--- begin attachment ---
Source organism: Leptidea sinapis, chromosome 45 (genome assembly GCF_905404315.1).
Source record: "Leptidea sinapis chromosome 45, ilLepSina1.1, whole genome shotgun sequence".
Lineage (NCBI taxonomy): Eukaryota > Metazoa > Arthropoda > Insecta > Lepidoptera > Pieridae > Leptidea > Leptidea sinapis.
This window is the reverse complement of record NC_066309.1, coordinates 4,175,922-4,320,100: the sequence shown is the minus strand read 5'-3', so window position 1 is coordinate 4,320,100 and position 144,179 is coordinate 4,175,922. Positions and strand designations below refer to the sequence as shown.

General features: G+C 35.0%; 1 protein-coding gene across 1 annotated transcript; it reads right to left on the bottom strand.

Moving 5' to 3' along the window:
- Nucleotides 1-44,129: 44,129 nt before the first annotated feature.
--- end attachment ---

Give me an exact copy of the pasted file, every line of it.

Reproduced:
Source organism: Leptidea sinapis, chromosome 45 (genome assembly GCF_905404315.1).
Source record: "Leptidea sinapis chromosome 45, ilLepSina1.1, whole genome shotgun sequence".
Lineage (NCBI taxonomy): Eukaryota > Metazoa > Arthropoda > Insecta > Lepidoptera > Pieridae > Leptidea > Leptidea sinapis.
This window is the reverse complement of record NC_066309.1, coordinates 4,175,922-4,320,100: the sequence shown is the minus strand read 5'-3', so window position 1 is coordinate 4,320,100 and position 144,179 is coordinate 4,175,922. Positions and strand designations below refer to the sequence as shown.

General features: G+C 35.0%; 1 protein-coding gene across 1 annotated transcript; it reads right to left on the bottom strand.

Moving 5' to 3' along the window:
- Nucleotides 1-44,129: 44,129 nt before the first annotated feature.